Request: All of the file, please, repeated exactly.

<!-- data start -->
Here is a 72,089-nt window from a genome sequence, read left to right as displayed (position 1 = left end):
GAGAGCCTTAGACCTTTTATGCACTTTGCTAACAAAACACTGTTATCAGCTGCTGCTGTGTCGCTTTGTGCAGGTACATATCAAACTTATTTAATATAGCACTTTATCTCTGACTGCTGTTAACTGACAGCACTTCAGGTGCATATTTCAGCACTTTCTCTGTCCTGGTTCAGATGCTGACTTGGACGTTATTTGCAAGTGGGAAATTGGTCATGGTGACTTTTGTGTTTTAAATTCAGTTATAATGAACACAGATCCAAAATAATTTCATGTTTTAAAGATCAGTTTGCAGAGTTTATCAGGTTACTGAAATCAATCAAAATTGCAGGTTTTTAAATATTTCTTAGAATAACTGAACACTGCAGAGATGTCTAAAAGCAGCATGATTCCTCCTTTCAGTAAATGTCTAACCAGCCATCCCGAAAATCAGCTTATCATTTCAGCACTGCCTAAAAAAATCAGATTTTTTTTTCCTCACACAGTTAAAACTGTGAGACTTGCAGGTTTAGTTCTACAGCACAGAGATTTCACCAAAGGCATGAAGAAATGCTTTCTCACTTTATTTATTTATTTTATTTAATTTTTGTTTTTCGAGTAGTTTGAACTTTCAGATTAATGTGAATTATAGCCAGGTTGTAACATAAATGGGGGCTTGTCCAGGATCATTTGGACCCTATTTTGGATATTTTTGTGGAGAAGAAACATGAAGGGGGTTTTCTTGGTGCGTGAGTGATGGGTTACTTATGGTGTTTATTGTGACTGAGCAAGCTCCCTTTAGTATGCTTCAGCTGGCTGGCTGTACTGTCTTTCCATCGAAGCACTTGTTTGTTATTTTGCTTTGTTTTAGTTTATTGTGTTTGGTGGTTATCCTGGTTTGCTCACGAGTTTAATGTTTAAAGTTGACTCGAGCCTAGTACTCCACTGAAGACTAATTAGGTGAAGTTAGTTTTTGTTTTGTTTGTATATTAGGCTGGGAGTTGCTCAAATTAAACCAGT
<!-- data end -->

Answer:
Here is a 72,089-nt window from a genome sequence, read left to right as displayed (position 1 = left end):
GAGAGCCTTAGACCTTTTATGCACTTTGCTAACAAAACACTGTTATCAGCTGCTGCTGTGTCGCTTTGTGCAGGTACATATCAAACTTATTTAATATAGCACTTTATCTCTGACTGCTGTTAACTGACAGCACTTCAGGTGCATATTTCAGCACTTTCTCTGTCCTGGTTCAGATGCTGACTTGGACGTTATTTGCAAGTGGGAAATTGGTCATGGTGACTTTTGTGTTTTAAATTCAGTTATAATGAACACAGATCCAAAATAATTTCATGTTTTAAAGATCAGTTTGCAGAGTTTATCAGGTTACTGAAATCAATCAAAATTGCAGGTTTTTAAATATTTCTTAGAATAACTGAACACTGCAGAGATGTCTAAAAGCAGCATGATTCCTCCTTTCAGTAAATGTCTAACCAGCCATCCCGAAAATCAGCTTATCATTTCAGCACTGCCTAAAAAAATCAGATTTTTTTTTCCTCACACAGTTAAAACTGTGAGACTTGCAGGTTTAGTTCTACAGCACAGAGATTTCACCAAAGGCATGAAGAAATGCTTTCTCACTTTATTTATTTATTTTATTTAATTTTTGTTTTTCGAGTAGTTTGAACTTTCAGATTAATGTGAATTATAGCCAGGTTGTAACATAAATGGGGGCTTGTCCAGGATCATTTGGACCCTATTTTGGATATTTTTGTGGAGAAGAAACATGAAGGGGGTTTTCTTGGTGCGTGAGTGATGGGTTACTTATGGTGTTTATTGTGACTGAGCAAGCTCCCTTTAGTATGCTTCAGCTGGCTGGCTGTACTGTCTTTCCATCGAAGCACTTGTTTGTTATTTTGCTTTGTTTTAGTTTATTGTGTTTGGTGGTTATCCTGGTTTGCTCACGAGTTTAATGTTTAAAGTTGACTCGAGCCTAGTACTCCACTGAAGACTAATTAGGTGAAGTTAGTTTTTGTTTTGTTTGTATATTAGGCTGGGAGTTGCTCAAATTAAACCAGT